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When was my house built? How to find your property's age

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The age of your house could impact the cost of your home insurance, so it's important to know how old your home is.

The easiest way to find out is to use your title deeds or the Land Registry.

But there are several other methods that can help you narrow down your home's age.

Here's what you need to know.

An old, fancy house

You can find out when your house was built by checking its 'title register' or 'title deeds'. This document serves as proof of ownership and can also provide you with details about the home.

If you aren't able to get this, you should contact HM Land Registry. They hold records of land ownership in England and Wales, but not necessarily what’s been built there.

That said, it’s worth using the HM Land Registry search tool to find out what the resource knows about your property, especially if it’s not too old.

You can buy copies of title registers or plans for £3 each.

How accurate is 'year built' data?

While the data provided by HM Land Registry is likely accurate, it may not have all the information you need. If your home was built before 1940, it may be harder to identify exactly when it was built.

If your home is a new-build, the data should be accurate as you can get the information straight from the property's developer.

To give you a rough idea, our data shows that the most common house build dates are*:

House build decade Percentage of home insurance quotes

Just under 7% of houses were built before 1900. But depending on where you live, older houses might be much more common.

Here are some other methods that can help you:

Previous owners and neighbours

Ask the previous owners whether they’ve any survey results or other information that pinpoints when the property was built. If you can't speak to them, your neighbours might be able to help you narrow your search.

Listed building registers.

If you've been told the property is a listed building it should be easy to verify its age via online search tools covering England, Northern Ireland, Scotland and Wales.


Ordnance Surveys, fire insurance and local authority maps may identify your home or road. Historical maps could narrow down the time period when the property was built. Fire insurance maps of urban areas are available at the British Library.

Census data

For a small fee, you can view property information from the regular 10-year census from as far back as 1841. This should help you narrow your search to a 10-year window. For more information, visit The National Archives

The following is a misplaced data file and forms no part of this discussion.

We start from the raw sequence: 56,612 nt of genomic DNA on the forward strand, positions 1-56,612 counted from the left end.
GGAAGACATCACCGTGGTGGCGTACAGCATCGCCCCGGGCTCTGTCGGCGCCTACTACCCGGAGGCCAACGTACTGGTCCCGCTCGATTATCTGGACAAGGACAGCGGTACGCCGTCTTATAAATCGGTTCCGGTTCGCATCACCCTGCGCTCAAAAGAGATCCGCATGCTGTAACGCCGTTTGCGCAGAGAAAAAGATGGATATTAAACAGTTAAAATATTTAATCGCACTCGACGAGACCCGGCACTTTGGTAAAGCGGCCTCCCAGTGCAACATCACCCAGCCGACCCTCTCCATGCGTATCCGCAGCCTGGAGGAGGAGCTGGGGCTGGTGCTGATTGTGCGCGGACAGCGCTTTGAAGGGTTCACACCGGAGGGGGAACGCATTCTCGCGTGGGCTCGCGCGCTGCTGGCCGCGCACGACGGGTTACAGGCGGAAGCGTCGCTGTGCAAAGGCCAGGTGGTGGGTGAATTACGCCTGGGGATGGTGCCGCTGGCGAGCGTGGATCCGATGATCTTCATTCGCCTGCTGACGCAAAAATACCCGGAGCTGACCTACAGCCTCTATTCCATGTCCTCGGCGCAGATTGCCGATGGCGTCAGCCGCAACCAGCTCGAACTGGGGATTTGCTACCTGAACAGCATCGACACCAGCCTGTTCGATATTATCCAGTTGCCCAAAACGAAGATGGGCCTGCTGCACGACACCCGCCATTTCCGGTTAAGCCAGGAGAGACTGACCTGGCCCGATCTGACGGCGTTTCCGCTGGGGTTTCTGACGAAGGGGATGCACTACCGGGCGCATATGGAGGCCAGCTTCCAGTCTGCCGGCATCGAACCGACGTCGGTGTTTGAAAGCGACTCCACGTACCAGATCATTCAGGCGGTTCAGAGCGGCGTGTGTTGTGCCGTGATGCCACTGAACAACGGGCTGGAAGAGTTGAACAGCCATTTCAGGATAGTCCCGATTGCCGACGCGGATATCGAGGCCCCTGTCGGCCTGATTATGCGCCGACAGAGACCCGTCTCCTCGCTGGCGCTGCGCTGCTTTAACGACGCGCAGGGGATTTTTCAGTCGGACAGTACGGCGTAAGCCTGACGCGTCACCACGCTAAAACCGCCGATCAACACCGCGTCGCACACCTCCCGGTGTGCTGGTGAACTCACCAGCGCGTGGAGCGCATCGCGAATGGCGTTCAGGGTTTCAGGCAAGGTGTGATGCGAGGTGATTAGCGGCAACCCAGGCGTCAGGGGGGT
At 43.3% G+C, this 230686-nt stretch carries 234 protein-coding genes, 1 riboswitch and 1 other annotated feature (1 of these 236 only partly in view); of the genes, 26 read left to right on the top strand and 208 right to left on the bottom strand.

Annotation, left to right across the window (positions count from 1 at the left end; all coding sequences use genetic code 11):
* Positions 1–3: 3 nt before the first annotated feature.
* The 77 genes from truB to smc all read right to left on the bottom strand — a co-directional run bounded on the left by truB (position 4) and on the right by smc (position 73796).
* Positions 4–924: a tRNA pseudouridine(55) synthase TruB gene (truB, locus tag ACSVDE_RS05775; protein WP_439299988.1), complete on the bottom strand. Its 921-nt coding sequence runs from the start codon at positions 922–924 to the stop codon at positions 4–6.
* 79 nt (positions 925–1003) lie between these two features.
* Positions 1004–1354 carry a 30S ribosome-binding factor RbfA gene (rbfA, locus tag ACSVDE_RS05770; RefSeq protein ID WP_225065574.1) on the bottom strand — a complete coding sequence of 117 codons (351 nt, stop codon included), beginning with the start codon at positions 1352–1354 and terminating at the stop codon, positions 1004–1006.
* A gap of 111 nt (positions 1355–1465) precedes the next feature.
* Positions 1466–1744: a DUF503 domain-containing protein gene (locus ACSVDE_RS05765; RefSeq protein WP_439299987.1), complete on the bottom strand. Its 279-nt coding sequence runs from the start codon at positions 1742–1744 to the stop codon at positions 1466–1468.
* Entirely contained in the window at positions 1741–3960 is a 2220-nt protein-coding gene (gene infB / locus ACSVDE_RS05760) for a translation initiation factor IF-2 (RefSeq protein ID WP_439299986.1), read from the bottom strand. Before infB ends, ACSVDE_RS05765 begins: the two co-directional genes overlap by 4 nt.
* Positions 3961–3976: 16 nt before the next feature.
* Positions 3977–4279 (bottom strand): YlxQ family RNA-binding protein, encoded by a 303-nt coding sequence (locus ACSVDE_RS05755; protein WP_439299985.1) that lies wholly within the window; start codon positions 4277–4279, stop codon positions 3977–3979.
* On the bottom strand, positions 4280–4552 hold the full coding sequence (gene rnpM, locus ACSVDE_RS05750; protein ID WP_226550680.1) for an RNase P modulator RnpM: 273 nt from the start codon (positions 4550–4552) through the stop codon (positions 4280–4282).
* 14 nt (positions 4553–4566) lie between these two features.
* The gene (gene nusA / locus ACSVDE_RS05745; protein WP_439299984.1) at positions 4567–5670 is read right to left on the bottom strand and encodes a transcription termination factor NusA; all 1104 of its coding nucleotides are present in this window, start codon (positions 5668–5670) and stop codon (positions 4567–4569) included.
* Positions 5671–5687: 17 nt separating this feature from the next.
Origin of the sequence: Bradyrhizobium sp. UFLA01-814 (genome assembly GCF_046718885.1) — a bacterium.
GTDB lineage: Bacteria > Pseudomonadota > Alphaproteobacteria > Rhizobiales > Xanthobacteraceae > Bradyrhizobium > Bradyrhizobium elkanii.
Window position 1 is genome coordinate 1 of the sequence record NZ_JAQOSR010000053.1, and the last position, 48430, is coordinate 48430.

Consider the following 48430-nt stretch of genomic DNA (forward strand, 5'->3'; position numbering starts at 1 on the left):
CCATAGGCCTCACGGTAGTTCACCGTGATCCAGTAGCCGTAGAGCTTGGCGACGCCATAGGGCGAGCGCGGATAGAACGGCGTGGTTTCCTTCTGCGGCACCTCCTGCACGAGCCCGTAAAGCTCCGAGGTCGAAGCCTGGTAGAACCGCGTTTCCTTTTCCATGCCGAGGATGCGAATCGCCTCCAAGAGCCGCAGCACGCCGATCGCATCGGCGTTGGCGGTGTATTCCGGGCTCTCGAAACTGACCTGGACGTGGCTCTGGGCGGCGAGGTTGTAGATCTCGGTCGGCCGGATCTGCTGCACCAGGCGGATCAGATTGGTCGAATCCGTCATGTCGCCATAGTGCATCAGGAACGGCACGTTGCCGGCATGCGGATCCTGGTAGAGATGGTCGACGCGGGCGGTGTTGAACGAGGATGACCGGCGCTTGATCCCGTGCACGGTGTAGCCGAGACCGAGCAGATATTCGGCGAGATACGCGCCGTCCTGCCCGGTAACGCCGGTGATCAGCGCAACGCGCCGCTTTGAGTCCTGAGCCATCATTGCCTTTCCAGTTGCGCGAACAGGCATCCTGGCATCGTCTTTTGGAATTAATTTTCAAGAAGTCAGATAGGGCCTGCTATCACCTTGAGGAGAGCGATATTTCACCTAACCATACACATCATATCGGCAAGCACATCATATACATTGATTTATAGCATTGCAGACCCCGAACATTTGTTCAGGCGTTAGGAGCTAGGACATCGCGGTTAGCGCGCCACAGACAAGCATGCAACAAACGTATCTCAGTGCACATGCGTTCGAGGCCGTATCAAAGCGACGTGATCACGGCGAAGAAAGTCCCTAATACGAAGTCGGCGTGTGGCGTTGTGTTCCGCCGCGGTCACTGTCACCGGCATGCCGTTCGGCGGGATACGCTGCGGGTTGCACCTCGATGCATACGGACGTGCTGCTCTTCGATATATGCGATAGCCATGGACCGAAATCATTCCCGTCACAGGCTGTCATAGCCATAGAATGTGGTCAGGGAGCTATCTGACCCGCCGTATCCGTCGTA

There's no official definition, but houses tend to be considered ‘old’ if they were built before 1940. These houses are typically referred to in relation to the period in history they were built.

Here are some typical features of houses in each period of history. Being able to spot these features might help narrow your search:

Tudor (1485 – 1603)

  • Typically constructed from timber and brick
  • The upper floor often juts out over the ground floor
  • Windows tend to be small as glass was an expensive commodity

Jacobean (1604 – 1713)

  • Flat-fronted, bare brick properties
  • Steep, gabled roofs
  • Hints of gothic style windows and doors

Georgian (1714 – 1820)

  • Tall, rectangular sash windows
  • Symmetrical, central front door
  • Large fireplaces that dominate rooms

Victorian (1837 – 1901)

  • Well-built, coloured brickwork properties with sloping roofs
  • Bay windows
  • High ceilings

Edwardian (1901 – 1914)

  • Broader than the taller Victorian-era houses
  • Hipped roofs with dormer windows
  • Wide halls and dual-aspect rooms

Post WW1 (1918-1939)

  • Simplified design
  • Bare brick or pebble-dashed semi-detached family homes
  • Large bay windows

It’s important to know when your home was built because:

  • Its history could dictate whether you’d be able to make alterations
  • It could impact how much you pay for your home insurance

For example, if you live in a listed building, you may face strict regulations when repairing damage caused by storms, flooding or even wear and tear.

You may need to find specific materials, such as bricks of the right type, age and colour. It’s better to know this upfront, rather than pay for amendments only to be ordered to remove it at a later date.

Knowing the age of your property is also important if you need to replace or repair structural elements of the home. For example, repairing period roof tiles.

Yes - in general, older homes are more expensive to insure.

What our home & lifestyle insurance expert says

"Older properties tend to be more expensive to insure because they aren't built to modern standards and so there's a greater risk of something going wrong. For example, old houses and listed buildings often have non-standard construction, like timber frames and thatched roofs. This makes them more at risk of fire damage.

"Add to that the fact that older houses also come with older wiring, plumbing and build quality. This means they're a higher risk of making a claim, and there's a greater chance that claim will be more expensive."

Here are the average buildings insurance costs depending on the age of the property*:

Age of property Average buildings insurance cost*
Before 1900

Compare home insurance quotes

*Confused.com data. August 2022 - July 2023. Buildings insurance policies only.

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